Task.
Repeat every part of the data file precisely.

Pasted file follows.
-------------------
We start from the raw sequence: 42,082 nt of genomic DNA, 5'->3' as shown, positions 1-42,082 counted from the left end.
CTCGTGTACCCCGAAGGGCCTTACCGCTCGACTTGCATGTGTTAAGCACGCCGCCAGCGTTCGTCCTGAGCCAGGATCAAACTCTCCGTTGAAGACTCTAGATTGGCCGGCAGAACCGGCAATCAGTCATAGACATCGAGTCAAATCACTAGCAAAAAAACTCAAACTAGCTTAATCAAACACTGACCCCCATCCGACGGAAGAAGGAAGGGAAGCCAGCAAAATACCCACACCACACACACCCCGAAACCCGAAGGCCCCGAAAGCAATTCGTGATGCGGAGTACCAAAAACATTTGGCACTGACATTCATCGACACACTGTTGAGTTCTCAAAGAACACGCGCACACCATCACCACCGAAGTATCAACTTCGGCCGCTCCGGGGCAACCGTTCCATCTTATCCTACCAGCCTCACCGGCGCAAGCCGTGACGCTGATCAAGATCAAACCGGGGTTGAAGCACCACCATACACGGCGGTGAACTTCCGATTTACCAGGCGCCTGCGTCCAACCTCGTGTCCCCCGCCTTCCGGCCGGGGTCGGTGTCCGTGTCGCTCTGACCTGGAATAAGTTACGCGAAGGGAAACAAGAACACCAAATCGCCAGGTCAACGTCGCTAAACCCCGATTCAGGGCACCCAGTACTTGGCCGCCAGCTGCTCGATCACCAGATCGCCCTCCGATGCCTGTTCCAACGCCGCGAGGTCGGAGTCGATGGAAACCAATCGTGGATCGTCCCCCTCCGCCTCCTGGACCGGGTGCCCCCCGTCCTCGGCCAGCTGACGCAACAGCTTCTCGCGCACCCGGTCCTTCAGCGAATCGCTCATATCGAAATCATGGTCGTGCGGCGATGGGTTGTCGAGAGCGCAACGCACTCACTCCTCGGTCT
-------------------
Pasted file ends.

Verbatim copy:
We start from the raw sequence: 42,082 nt of genomic DNA, 5'->3' as shown, positions 1-42,082 counted from the left end.
CTCGTGTACCCCGAAGGGCCTTACCGCTCGACTTGCATGTGTTAAGCACGCCGCCAGCGTTCGTCCTGAGCCAGGATCAAACTCTCCGTTGAAGACTCTAGATTGGCCGGCAGAACCGGCAATCAGTCATAGACATCGAGTCAAATCACTAGCAAAAAAACTCAAACTAGCTTAATCAAACACTGACCCCCATCCGACGGAAGAAGGAAGGGAAGCCAGCAAAATACCCACACCACACACACCCCGAAACCCGAAGGCCCCGAAAGCAATTCGTGATGCGGAGTACCAAAAACATTTGGCACTGACATTCATCGACACACTGTTGAGTTCTCAAAGAACACGCGCACACCATCACCACCGAAGTATCAACTTCGGCCGCTCCGGGGCAACCGTTCCATCTTATCCTACCAGCCTCACCGGCGCAAGCCGTGACGCTGATCAAGATCAAACCGGGGTTGAAGCACCACCATACACGGCGGTGAACTTCCGATTTACCAGGCGCCTGCGTCCAACCTCGTGTCCCCCGCCTTCCGGCCGGGGTCGGTGTCCGTGTCGCTCTGACCTGGAATAAGTTACGCGAAGGGAAACAAGAACACCAAATCGCCAGGTCAACGTCGCTAAACCCCGATTCAGGGCACCCAGTACTTGGCCGCCAGCTGCTCGATCACCAGATCGCCCTCCGATGCCTGTTCCAACGCCGCGAGGTCGGAGTCGATGGAAACCAATCGTGGATCGTCCCCCTCCGCCTCCTGGACCGGGTGCCCCCCGTCCTCGGCCAGCTGACGCAACAGCTTCTCGCGCACCCGGTCCTTCAGCGAATCGCTCATATCGAAATCATGGTCGTGCGGCGATGGGTTGTCGAGAGCGCAACGCACTCACTCCTCGGTCT